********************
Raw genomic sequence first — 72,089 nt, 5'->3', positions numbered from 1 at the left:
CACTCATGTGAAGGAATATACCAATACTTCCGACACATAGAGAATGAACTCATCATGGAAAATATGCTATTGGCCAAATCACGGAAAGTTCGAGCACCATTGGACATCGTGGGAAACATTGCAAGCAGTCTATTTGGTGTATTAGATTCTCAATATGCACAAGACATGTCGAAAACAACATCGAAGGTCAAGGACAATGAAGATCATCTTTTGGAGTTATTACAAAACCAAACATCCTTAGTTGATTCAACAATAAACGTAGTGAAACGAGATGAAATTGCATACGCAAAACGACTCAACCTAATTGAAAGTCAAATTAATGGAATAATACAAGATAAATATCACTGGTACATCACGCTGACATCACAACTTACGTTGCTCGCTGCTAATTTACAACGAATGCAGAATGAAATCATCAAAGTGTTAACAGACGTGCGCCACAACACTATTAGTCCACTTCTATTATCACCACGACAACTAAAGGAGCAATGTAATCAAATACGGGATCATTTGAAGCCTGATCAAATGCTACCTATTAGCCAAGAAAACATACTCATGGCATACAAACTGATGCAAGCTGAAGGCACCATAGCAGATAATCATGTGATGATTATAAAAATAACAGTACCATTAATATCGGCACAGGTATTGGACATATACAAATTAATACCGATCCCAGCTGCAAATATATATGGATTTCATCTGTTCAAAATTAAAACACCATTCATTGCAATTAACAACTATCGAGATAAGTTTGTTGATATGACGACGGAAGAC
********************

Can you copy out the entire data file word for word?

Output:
Raw genomic sequence first — 72,089 nt, 5'->3', positions numbered from 1 at the left:
CACTCATGTGAAGGAATATACCAATACTTCCGACACATAGAGAATGAACTCATCATGGAAAATATGCTATTGGCCAAATCACGGAAAGTTCGAGCACCATTGGACATCGTGGGAAACATTGCAAGCAGTCTATTTGGTGTATTAGATTCTCAATATGCACAAGACATGTCGAAAACAACATCGAAGGTCAAGGACAATGAAGATCATCTTTTGGAGTTATTACAAAACCAAACATCCTTAGTTGATTCAACAATAAACGTAGTGAAACGAGATGAAATTGCATACGCAAAACGACTCAACCTAATTGAAAGTCAAATTAATGGAATAATACAAGATAAATATCACTGGTACATCACGCTGACATCACAACTTACGTTGCTCGCTGCTAATTTACAACGAATGCAGAATGAAATCATCAAAGTGTTAACAGACGTGCGCCACAACACTATTAGTCCACTTCTATTATCACCACGACAACTAAAGGAGCAATGTAATCAAATACGGGATCATTTGAAGCCTGATCAAATGCTACCTATTAGCCAAGAAAACATACTCATGGCATACAAACTGATGCAAGCTGAAGGCACCATAGCAGATAATCATGTGATGATTATAAAAATAACAGTACCATTAATATCGGCACAGGTATTGGACATATACAAATTAATACCGATCCCAGCTGCAAATATATATGGATTTCATCTGTTCAAAATTAAAACACCATTCATTGCAATTAACAACTATCGAGATAAGTTTGTTGATATGACGACGGAAGAC